Don’t Redirect Autistic or ADHD Behaviors — Just Ignore Them! Oh

Ignore It! By Catherine Pearlman

I love the discipline book Ignore It!: How Selectively Looking the Other Way Can Decrease Behavioral Problems and Increase Parenting Satisfaction. The book discusses selective ignoring to help curb frustrating behaviors in healthy children and I will be reviewing the book this upcoming Saturday on our column “Weekly Trip to the Library.”

In the meantime, I want to share an important point the author makes in the book about working with children with social, developmental, or learning disabilities. Catherine Pearlman explains that it is easy to get annoyed by behaviors that autistic kids or children diagnosed with ADHD don’t choose to do. It’s essential to realize that these children usually don’t choose to be bothersome.

They tend to wiggle a lot, touch things they shouldn’t, make strange noises, or have strange tics and redirections by parents and caregivers don’t help. The adult’s comments are actually more distracting to a child that doesn’t even realize they are making the troublesome behaviors, and it can ruin their self esteem and lead to depression.

Ignoring behaviors that autistic and ADHD children do by no choice of their own will also help create a better relationship for the two of you. In fact, you may even stop noticing that a child fidgets, taps a pencil, or mumbles to calm themself after choosing to ignore behaviors that they do not realize they are doing.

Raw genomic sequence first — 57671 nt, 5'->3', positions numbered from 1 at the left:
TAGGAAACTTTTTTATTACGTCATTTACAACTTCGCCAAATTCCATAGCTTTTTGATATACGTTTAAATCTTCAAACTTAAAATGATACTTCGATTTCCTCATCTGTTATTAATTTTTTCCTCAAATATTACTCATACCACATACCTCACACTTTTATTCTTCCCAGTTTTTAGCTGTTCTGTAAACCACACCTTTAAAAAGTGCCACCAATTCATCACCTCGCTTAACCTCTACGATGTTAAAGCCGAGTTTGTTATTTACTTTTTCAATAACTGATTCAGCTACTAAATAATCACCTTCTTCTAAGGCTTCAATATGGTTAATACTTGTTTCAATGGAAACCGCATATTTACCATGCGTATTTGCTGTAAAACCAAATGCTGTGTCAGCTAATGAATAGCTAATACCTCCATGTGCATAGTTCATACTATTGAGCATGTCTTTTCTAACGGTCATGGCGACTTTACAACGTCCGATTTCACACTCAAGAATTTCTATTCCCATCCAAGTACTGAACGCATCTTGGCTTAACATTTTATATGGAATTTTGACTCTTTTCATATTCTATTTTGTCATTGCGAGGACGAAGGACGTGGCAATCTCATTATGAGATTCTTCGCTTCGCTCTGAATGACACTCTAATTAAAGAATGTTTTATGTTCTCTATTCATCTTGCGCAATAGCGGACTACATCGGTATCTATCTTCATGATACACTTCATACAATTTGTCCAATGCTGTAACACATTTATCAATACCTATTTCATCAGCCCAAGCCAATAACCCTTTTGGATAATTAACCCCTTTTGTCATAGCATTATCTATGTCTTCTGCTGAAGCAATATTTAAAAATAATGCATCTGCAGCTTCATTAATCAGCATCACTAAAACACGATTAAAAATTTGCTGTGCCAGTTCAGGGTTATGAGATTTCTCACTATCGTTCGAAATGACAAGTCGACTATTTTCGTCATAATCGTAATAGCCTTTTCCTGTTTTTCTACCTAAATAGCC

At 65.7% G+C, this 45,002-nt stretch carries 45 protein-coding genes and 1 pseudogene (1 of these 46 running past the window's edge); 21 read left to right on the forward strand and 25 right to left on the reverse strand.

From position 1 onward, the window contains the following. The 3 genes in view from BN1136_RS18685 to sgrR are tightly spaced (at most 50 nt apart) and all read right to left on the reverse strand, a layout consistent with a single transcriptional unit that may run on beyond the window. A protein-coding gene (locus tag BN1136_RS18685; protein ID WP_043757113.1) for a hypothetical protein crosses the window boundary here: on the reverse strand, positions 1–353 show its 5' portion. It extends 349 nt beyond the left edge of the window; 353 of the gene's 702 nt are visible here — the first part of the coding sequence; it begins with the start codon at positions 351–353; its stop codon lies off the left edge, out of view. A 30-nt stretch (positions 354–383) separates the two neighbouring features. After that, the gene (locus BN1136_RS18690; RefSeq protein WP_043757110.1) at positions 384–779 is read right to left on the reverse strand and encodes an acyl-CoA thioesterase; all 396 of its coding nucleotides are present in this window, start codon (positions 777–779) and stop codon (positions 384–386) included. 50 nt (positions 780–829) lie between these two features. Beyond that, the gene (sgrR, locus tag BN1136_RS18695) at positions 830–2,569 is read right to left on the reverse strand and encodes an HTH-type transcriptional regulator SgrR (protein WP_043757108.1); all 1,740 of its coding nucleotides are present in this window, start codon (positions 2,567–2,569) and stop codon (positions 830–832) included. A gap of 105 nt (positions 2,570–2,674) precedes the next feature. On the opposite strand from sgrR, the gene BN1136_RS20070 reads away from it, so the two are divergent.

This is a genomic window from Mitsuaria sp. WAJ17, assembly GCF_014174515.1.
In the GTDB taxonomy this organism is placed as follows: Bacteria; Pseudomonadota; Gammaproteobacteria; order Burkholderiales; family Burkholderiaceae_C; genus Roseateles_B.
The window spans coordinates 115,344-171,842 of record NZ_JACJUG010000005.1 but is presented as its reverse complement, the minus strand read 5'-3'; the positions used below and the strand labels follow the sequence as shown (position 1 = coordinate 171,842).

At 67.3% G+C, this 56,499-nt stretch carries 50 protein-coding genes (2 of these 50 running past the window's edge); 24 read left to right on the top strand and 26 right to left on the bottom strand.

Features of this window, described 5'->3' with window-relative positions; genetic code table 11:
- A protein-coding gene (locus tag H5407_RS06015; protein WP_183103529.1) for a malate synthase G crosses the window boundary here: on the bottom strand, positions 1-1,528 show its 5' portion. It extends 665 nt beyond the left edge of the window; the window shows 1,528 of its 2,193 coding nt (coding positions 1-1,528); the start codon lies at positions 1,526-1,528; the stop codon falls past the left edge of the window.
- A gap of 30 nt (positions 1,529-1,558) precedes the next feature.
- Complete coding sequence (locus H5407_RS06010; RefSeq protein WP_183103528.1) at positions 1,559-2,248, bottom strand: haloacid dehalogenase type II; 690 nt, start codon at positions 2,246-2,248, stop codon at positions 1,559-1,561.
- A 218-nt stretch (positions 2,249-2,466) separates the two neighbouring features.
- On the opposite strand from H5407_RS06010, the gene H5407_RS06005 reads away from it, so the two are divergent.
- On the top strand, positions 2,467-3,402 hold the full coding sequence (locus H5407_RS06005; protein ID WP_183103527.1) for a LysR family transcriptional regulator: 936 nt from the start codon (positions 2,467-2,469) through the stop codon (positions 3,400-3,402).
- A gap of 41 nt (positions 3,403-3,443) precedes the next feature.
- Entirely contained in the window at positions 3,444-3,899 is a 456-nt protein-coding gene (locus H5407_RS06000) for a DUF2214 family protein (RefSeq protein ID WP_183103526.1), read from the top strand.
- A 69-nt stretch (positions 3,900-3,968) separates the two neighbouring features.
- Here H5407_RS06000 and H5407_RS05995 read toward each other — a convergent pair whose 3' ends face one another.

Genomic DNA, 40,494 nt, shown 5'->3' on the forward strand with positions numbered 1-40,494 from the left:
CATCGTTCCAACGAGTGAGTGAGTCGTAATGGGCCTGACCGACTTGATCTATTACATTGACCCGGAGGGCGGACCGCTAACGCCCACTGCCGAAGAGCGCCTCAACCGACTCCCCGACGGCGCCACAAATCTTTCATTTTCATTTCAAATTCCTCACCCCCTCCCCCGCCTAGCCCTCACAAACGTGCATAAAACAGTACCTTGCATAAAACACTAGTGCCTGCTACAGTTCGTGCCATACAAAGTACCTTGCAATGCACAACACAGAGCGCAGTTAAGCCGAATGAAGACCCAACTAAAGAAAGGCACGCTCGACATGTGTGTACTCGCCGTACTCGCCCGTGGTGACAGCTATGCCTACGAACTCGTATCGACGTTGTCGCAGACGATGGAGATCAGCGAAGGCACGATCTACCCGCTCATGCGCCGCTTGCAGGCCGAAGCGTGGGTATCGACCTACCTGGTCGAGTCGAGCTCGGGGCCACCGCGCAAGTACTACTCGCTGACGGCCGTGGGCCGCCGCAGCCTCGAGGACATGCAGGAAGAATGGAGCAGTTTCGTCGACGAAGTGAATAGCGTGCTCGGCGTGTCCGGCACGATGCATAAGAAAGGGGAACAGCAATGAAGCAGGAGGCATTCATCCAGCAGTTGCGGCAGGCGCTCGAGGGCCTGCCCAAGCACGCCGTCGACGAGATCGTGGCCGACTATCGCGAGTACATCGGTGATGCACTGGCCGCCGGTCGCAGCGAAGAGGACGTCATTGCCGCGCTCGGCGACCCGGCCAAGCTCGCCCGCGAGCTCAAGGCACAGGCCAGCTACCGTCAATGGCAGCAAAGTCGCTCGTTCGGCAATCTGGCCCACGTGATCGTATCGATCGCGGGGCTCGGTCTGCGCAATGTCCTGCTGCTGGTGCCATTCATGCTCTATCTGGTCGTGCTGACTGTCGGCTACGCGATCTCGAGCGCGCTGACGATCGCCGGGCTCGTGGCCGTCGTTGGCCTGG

Verbal discipline (yelling) also increases depression in children and conduct problems. Catherine Pearlman urges us to realize that if we choose to ignore the behavior rather than yelling, we will also feel better.

Remember children with developmental, social, or learning disabilities aren’t doing irritating behaviors as a battle of wills. You should ignore their annoying behaviors (as long as they aren’t hurting themselves or others) simply because they cannot control the actions and to create a happier and easier environment for the children and yourself.

You can purchase your own copy of the book by clicking the links above or below:

Ignore It!: How Selectively Looking the Other Way Can Decrease Behavioral Problems and Increase Parenting Satisfaction

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